IU Maurer has similar pacts with other Korean universities including Chung-Ang University, Chungbuk National University, Hongik University, Sungkyunkwan University and Yonsei University.

In addition to visiting South Korea, McRobbie also visited China and Taiwan. The trip is one element of IU’s international engagement plan.•

ADVERTISEMENT

Post a comment to this story

COMMENTS POLICY
We reserve the right to remove any post that we feel is obscene, profane, vulgar, racist, sexually explicit, abusive, or hateful.
 
You are legally responsible for what you post and your anonymity is not guaranteed.
 
Posts that insult, defame, threaten, harass or abuse other readers or people mentioned in Indiana Lawyer editorial content are also subject to removal. Please respect the privacy of individuals and refrain from posting personal information.
 
No solicitations, spamming or advertisements are allowed. Readers may post links to other informational websites that are relevant to the topic at hand, but please do not link to objectionable material.
 
We may remove messages that are unrelated to the topic, encourage illegal activity, use all capital letters or are unreadable.
 

Messages that are flagged by readers as objectionable will be reviewed and may or may not be removed. Please do not flag a post simply because you disagree with it.

Sponsored by

facebook - twitter on Facebook & Twitter

Indiana State Bar Association

Indianapolis Bar Association

Evansville Bar Association

Allen County Bar Association

Indiana Lawyer on Facebook

facebook
ADVERTISEMENT
Subscribe to Indiana Lawyer
  1. The fee increase would be livable except for the 11% increase in spending at the Disciplinary Commission. The Commission should be focused on true public harm rather than going on witch hunts against lawyers who dare to criticize judges.

  2. Marijuana is safer than alcohol. AT the time the 1937 Marijuana Tax Act was enacted all major pharmaceutical companies in the US sold marijuana products. 11 Presidents of the US have smoked marijuana. Smoking it does not increase the likelihood that you will get lung cancer. There are numerous reports of canabis oil killing many kinds of incurable cancer. (See Rick Simpson's Oil on the internet or facebook).

  3. The US has 5% of the world's population and 25% of the world's prisoners. Far too many people are sentenced for far too many years in prison. Many of the federal prisoners are sentenced for marijuana violations. Marijuana is safer than alcohol.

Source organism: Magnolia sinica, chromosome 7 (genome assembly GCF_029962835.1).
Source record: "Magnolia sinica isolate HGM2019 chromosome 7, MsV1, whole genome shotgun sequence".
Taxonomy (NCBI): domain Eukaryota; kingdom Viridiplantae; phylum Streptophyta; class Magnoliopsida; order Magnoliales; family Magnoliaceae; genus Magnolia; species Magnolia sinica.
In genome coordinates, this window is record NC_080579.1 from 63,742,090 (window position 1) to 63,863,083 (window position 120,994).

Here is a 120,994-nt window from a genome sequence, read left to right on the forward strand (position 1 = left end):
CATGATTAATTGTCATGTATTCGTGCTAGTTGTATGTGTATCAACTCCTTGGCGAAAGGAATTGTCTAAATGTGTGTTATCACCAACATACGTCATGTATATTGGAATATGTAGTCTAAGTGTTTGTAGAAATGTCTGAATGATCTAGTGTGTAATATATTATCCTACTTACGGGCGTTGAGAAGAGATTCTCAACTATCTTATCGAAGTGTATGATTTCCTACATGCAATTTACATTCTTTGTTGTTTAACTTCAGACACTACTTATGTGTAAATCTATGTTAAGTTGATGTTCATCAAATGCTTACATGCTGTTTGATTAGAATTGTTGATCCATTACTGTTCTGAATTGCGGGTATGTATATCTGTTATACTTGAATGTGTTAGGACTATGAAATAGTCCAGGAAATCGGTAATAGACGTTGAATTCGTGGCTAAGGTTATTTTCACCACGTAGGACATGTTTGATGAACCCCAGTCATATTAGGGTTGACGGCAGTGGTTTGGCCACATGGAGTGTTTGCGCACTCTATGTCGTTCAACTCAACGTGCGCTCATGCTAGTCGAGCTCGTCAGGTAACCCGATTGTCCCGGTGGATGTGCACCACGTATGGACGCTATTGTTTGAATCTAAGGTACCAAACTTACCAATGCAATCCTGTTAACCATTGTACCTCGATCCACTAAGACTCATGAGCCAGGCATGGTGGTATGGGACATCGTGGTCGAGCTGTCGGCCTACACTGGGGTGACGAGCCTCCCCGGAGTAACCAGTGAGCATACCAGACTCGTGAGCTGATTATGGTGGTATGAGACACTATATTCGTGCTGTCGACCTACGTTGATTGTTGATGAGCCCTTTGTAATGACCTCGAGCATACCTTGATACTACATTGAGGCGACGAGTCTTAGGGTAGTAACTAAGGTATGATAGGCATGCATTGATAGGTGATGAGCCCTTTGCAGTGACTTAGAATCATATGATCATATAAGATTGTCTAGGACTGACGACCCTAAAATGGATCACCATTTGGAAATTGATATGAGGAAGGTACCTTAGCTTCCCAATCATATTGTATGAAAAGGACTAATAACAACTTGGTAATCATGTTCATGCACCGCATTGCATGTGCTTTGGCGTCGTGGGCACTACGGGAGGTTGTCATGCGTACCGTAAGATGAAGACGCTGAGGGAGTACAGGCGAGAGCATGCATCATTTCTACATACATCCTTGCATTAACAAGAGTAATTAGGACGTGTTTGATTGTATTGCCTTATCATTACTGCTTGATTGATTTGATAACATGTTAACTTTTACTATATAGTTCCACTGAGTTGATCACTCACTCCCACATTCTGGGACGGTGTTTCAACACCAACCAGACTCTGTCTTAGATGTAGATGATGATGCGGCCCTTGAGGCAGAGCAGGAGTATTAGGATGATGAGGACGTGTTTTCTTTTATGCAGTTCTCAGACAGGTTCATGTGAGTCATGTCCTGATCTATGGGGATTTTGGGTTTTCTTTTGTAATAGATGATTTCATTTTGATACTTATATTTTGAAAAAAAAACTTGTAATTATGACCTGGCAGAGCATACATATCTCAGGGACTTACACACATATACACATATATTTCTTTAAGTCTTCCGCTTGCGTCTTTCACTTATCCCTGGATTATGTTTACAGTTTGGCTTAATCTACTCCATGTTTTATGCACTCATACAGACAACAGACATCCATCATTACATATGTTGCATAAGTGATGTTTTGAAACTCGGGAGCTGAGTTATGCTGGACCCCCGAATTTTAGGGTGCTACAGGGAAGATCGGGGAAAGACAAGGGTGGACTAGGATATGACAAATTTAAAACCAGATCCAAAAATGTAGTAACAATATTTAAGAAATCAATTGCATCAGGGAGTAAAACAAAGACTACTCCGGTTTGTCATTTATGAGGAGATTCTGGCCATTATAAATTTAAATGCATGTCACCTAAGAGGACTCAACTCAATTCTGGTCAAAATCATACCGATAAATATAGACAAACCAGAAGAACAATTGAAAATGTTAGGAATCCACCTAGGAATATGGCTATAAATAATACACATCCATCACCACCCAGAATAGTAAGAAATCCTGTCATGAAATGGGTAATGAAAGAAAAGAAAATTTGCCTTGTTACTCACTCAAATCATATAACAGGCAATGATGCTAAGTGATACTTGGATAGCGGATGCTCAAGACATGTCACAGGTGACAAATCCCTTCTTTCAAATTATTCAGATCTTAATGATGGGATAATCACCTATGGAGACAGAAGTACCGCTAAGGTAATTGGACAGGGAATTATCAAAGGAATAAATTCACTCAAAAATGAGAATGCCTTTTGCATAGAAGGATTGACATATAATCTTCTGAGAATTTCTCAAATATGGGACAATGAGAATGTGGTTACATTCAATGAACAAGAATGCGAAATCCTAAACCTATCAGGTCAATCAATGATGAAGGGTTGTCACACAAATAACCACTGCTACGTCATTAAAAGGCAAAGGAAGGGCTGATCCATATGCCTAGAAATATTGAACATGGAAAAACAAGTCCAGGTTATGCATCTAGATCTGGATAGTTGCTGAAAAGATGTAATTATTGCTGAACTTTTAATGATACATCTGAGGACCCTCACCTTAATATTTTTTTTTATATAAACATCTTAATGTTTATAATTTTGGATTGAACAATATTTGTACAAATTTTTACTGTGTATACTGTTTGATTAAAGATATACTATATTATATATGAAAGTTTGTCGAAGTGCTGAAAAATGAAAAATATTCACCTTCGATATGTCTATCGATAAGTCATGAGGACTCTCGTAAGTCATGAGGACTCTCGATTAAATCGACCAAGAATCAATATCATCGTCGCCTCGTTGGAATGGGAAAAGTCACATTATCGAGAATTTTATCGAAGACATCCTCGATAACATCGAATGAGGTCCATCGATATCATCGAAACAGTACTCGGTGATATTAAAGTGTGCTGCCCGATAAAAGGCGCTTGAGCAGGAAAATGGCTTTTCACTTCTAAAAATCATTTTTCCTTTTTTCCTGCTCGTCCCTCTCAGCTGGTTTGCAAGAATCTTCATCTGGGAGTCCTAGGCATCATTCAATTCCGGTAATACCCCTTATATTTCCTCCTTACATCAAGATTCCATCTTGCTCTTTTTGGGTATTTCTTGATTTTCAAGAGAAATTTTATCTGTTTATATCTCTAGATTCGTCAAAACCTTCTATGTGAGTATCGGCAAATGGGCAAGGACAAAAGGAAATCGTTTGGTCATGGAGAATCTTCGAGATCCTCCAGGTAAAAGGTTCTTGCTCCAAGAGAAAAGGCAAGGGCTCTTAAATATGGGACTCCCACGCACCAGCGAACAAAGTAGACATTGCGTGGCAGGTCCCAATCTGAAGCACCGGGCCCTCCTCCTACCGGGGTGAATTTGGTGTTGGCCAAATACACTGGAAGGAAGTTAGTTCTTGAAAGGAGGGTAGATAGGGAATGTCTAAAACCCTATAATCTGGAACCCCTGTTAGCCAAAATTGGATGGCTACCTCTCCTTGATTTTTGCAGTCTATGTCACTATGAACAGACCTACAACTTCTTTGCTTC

4. My daughter was married less than a week and her new hubbys picture was on tv for drugs and now I havent't seen my granddaughters since st patricks day. when my daughter left her marriage from her childrens Father she lived with me with my grand daughters and that was ok but I called her on the new hubby who is in jail and said didn't want this around my grandkids not unreasonable request and I get shut out for her mistake

  5. From the perspective of a practicing attorney, it sounds like this masters degree in law for non-attorneys will be useless to anyone who gets it. "However, Ted Waggoner, chair of the ISBA’s Legal Education Conclave, sees the potential for the degree program to actually help attorneys do their jobs better. He pointed to his practice at Peterson Waggoner & Perkins LLP in Rochester and how some clients ask their attorneys to do work, such as filling out insurance forms, that they could do themselves. Waggoner believes the individuals with the legal master’s degrees could do the routine, mundane business thus freeing the lawyers to do the substantive legal work." That is simply insulting to suggest that someone with a masters degree would work in a role that is subpar to even an administrative assistant. Even someone with just a certificate or associate's degree in paralegal studies would be overqualified to sit around helping clients fill out forms. Anyone who has a business background that they think would be enhanced by having a legal background will just go to law school, or get an MBA (which typically includes a business law class that gives a generic, broad overview of legal concepts). No business-savvy person would ever seriously consider this ridiculous master of law for non-lawyers degree. It reeks of desperation. The only people I see getting it are the ones who did not get into law school, who see the degree as something to add to their transcript in hopes of getting into a JD program down the road.

ADVERTISEMENT